Bad year would be worse without Hargrove

Inside the Orioles

O's manager persevered despite lack of 4 priorities

ace, closer, No. 1, 4 hitters

Baseball

September 30, 2001|By Joe Strauss | Joe Strauss,SUN STAFF

NEW YORK -- Few things are more dangerously subjective than evaluating the work of a manager and his coaching staff after a rebuilding season. Strapped with between 90 and 100 losses, how can their work be considered successful? Ranked last in their league in batting and in the bottom third in pitching and defense, what measure can prove their worth?

Mike Hargrove and his six-man staff offer an example. With their roster undermanned from Opening Day and debilitated since the All-Star break, the Orioles will finish with their worst record since at least 1991. It could have been far worse.

The Orioles began the weekend having given 45 starts to rookie pitchers compared to 13 last season, yet managed a decline in team ERA from 5.37 to 4.73. A bullpen that ended last season in chaos discovered a semblance of order despite the July 31 trade of Mike Trombley.

Hargrove has dealt with the club's most disastrous stretch since the opening of the 1988 season, the unique circumstances of a legend's farewell tour and a minor-league system representing, at best, a porous safety net.

Similar circumstandes destroyed Jim Leyland's desire to manage in Florida and led to clubhouse upheaval in numerous other places. These Orioles neither griped nor quit on their manager as he maneuvered the dicey transition to an inexperienced, trial-and-error team.

Hargrove holds the common belief that a team's four strongest pillars need to be its No. 1 starter, closer, leadoff and cleanup hitters. Hargrove believes that a rebuilding club is less needful of an ace than the other three priorities. A cleanup hitter, the manager believes, is most important. Whether the Orioles' decision-making apparatus concurs with his order is unclear; however, this season has clearly shown Hargrove possesses none of the four pillars. (An admission he would not make Friday.)

Making the Orioles' predicament even more painful is their recent history.

Armando Benitez ranks among the National League leaders in saves for the New York Mets three seasons after he was traded for catcher Charles Johnson, a player whom the Orioles showed only tepid interest in retaining before finally trading down for a four-player package.

Mike Mussina has outperformed presumptive AL Cy Young Award winner Roger Clemens in every statistical category except run support and record.

And somewhere on a Phoenix golf course rides the player who provided the Orioles 60 home runs and 220 RBIs in two seasons marred by petulance, inconsistency and ultimately injury.

The Orioles have given rookie Willis Roberts this month to demonstrate whether he can be a closer. Results have been mixed, partly because it's hard to close games when your offense scores 28 runs in a 17-game span and partly because Roberts bungled consecutive save chances, including last Sunday's collapse against the New York Yankees.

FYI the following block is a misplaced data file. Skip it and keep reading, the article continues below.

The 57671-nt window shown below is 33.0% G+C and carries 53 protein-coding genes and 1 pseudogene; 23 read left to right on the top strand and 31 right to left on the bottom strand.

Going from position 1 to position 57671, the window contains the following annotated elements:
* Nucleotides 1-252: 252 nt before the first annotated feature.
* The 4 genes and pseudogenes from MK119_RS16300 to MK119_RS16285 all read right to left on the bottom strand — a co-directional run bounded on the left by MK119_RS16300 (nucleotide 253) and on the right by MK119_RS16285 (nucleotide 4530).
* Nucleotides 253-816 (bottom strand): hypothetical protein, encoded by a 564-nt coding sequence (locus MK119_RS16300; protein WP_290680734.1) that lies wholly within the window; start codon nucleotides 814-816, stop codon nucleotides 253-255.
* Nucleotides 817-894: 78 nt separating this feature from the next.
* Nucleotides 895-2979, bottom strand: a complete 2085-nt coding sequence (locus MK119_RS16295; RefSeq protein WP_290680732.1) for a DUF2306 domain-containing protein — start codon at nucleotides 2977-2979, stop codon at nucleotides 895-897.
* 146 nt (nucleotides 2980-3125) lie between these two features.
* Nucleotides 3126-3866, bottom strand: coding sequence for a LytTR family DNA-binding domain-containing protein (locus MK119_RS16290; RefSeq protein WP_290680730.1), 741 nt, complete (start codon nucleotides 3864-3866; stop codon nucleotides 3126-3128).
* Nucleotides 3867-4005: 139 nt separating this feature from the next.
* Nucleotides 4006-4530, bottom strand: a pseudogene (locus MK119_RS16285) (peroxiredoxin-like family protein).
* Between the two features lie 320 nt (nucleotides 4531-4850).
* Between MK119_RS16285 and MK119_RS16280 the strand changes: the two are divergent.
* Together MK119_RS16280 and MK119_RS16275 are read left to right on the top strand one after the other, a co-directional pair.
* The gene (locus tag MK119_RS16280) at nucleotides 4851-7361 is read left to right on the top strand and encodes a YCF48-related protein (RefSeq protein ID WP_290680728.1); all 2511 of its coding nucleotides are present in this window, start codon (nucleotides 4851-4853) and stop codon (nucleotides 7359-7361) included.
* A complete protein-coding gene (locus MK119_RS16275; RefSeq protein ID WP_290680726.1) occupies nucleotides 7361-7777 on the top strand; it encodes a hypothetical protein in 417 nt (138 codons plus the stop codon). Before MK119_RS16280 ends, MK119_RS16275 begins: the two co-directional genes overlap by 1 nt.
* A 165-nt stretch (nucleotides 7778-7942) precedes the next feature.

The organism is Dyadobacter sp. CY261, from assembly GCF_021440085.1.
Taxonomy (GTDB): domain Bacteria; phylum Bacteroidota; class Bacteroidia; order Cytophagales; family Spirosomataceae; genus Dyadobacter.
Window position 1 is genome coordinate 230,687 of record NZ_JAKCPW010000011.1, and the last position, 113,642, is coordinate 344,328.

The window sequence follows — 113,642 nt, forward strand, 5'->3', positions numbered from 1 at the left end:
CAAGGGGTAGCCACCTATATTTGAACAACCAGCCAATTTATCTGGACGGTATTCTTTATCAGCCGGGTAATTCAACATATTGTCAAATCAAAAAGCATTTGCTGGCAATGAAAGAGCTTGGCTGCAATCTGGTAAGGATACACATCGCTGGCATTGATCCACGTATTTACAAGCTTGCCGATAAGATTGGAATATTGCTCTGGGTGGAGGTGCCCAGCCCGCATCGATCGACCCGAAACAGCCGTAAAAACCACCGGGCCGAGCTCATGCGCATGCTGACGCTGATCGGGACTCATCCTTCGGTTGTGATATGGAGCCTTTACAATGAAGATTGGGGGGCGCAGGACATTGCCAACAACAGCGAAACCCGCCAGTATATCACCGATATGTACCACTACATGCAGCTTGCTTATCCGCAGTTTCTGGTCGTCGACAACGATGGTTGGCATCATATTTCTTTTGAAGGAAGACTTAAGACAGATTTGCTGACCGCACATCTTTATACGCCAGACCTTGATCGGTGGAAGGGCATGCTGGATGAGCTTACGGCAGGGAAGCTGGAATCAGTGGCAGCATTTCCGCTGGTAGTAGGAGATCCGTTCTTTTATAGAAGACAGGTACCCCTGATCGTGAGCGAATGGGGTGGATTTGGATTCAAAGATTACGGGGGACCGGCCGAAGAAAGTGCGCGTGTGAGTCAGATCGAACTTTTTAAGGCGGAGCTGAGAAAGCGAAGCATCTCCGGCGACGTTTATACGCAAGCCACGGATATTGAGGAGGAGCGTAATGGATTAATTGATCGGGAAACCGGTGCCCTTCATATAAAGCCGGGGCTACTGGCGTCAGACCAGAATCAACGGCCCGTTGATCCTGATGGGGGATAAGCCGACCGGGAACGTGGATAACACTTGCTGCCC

Nothing is rarer in baseball than legitimate No. 1 starters. While Peter Angelos' professionals didn't recognize Mussina as one, the Yankees' willingness to pay him $88.5 million for six seasons suggests they disagree. His 3.41 ERA and 10-4 record since June further support the argument.

Right fielder Albert Belle's case admittedly fell beyond the Orioles' control if one excuses their knee-jerk reaction to the Yankees' interest in the malevolent slugger after the 1998 season.

One wonders how the two franchises' fates would have differed had Brian Jordan signed with the Orioles and Belle been allowed to pollute the Yankees' tranquil clubhouse.

For the first time in more than a decade, the Orioles allowed themselves to enter a season without any of the four pillars. Instead, Hargrove dealt with a shifting foundation, rampant injuries and organizational depth so lacking that the front office frequently preferred its manager work with an abbreviated roster rather than put players on the disabled list.

Hargrove and his coaching staff have done an admirable job given so little to build upon. He has squeezed saves from five relievers, used eight leadoff hitters, eight cleanup hitters and received 200 2/3 combined innings from his first two starting pitchers, Pat Hentgen and Sidney Ponson. Few staffs have taught more. Asked whether the season had forced the staff to adopt a Double-A approach, one observer of the Orioles' condition answered, "Lower."

Middle infielders Jerry Hairston and Brian Roberts continue to address fundamental flaws that left the Orioles with only eight more double plays than errors entering the weekend. (The Orioles have committed their most errors since 1965.)

Mike Kinkade, Jay Gibbons and Chris Richard were crude outfielders at the start of the season. Backup catcher Fernando Lunar was considered enough of an offensive project that he rarely traveled during spring training. Gibbons came to camp without a major-league at-bat and went on the disabled list Aug. 6 leading the club in home runs. He still does.

Hargrove has since waited for a winning month. He has endured several games where a different pitching matchup may have affected the outcome. But his ever-fluid lineups notwithstanding, he has provided a sense of stability and consistency the situation demands.

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